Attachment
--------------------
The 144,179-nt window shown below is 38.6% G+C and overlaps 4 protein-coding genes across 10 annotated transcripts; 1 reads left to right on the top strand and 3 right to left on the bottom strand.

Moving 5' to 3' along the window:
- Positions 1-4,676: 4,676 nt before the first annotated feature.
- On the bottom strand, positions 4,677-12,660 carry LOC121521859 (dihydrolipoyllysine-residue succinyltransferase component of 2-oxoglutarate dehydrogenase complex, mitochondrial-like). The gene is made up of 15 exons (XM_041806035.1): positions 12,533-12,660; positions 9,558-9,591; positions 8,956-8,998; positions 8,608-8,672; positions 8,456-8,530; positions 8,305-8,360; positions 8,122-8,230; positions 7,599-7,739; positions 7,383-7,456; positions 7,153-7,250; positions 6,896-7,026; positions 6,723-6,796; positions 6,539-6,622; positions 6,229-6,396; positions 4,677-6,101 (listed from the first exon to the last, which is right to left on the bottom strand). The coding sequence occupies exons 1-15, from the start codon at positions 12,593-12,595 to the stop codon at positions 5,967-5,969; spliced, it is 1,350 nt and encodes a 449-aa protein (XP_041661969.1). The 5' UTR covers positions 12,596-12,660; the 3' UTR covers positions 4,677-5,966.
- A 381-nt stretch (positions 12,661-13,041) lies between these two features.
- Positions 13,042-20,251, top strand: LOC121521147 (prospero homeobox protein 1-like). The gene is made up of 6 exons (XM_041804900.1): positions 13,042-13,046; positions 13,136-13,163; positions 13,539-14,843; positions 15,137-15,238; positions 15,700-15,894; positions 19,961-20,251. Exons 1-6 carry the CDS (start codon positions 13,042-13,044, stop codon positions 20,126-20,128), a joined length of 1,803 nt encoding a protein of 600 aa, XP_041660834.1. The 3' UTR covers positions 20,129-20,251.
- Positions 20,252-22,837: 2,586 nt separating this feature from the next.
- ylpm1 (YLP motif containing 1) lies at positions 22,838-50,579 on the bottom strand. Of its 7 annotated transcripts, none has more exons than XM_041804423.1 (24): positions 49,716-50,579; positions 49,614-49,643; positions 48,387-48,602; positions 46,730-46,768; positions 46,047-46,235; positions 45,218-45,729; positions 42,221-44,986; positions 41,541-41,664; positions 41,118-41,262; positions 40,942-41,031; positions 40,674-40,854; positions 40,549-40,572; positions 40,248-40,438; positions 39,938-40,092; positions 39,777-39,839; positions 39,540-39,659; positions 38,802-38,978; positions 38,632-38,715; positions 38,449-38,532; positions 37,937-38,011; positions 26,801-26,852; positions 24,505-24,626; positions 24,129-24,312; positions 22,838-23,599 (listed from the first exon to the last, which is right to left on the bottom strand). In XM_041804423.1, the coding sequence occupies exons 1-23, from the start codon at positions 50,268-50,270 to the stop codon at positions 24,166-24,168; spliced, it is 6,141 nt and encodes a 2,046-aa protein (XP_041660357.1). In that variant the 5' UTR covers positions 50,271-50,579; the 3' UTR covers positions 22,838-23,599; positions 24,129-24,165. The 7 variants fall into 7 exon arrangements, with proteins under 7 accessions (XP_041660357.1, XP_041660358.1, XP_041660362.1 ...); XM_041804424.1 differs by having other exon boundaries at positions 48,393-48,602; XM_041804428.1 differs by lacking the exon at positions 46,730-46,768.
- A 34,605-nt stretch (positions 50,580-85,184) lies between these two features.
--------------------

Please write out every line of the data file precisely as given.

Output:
The 144,179-nt window shown below is 38.6% G+C and overlaps 4 protein-coding genes across 10 annotated transcripts; 1 reads left to right on the top strand and 3 right to left on the bottom strand.

Moving 5' to 3' along the window:
- Positions 1-4,676: 4,676 nt before the first annotated feature.
- On the bottom strand, positions 4,677-12,660 carry LOC121521859 (dihydrolipoyllysine-residue succinyltransferase component of 2-oxoglutarate dehydrogenase complex, mitochondrial-like). The gene is made up of 15 exons (XM_041806035.1): positions 12,533-12,660; positions 9,558-9,591; positions 8,956-8,998; positions 8,608-8,672; positions 8,456-8,530; positions 8,305-8,360; positions 8,122-8,230; positions 7,599-7,739; positions 7,383-7,456; positions 7,153-7,250; positions 6,896-7,026; positions 6,723-6,796; positions 6,539-6,622; positions 6,229-6,396; positions 4,677-6,101 (listed from the first exon to the last, which is right to left on the bottom strand). The coding sequence occupies exons 1-15, from the start codon at positions 12,593-12,595 to the stop codon at positions 5,967-5,969; spliced, it is 1,350 nt and encodes a 449-aa protein (XP_041661969.1). The 5' UTR covers positions 12,596-12,660; the 3' UTR covers positions 4,677-5,966.
- A 381-nt stretch (positions 12,661-13,041) lies between these two features.
- Positions 13,042-20,251, top strand: LOC121521147 (prospero homeobox protein 1-like). The gene is made up of 6 exons (XM_041804900.1): positions 13,042-13,046; positions 13,136-13,163; positions 13,539-14,843; positions 15,137-15,238; positions 15,700-15,894; positions 19,961-20,251. Exons 1-6 carry the CDS (start codon positions 13,042-13,044, stop codon positions 20,126-20,128), a joined length of 1,803 nt encoding a protein of 600 aa, XP_041660834.1. The 3' UTR covers positions 20,129-20,251.
- Positions 20,252-22,837: 2,586 nt separating this feature from the next.
- ylpm1 (YLP motif containing 1) lies at positions 22,838-50,579 on the bottom strand. Of its 7 annotated transcripts, none has more exons than XM_041804423.1 (24): positions 49,716-50,579; positions 49,614-49,643; positions 48,387-48,602; positions 46,730-46,768; positions 46,047-46,235; positions 45,218-45,729; positions 42,221-44,986; positions 41,541-41,664; positions 41,118-41,262; positions 40,942-41,031; positions 40,674-40,854; positions 40,549-40,572; positions 40,248-40,438; positions 39,938-40,092; positions 39,777-39,839; positions 39,540-39,659; positions 38,802-38,978; positions 38,632-38,715; positions 38,449-38,532; positions 37,937-38,011; positions 26,801-26,852; positions 24,505-24,626; positions 24,129-24,312; positions 22,838-23,599 (listed from the first exon to the last, which is right to left on the bottom strand). In XM_041804423.1, the coding sequence occupies exons 1-23, from the start codon at positions 50,268-50,270 to the stop codon at positions 24,166-24,168; spliced, it is 6,141 nt and encodes a 2,046-aa protein (XP_041660357.1). In that variant the 5' UTR covers positions 50,271-50,579; the 3' UTR covers positions 22,838-23,599; positions 24,129-24,165. The 7 variants fall into 7 exon arrangements, with proteins under 7 accessions (XP_041660357.1, XP_041660358.1, XP_041660362.1 ...); XM_041804424.1 differs by having other exon boundaries at positions 48,393-48,602; XM_041804428.1 differs by lacking the exon at positions 46,730-46,768.
- A 34,605-nt stretch (positions 50,580-85,184) lies between these two features.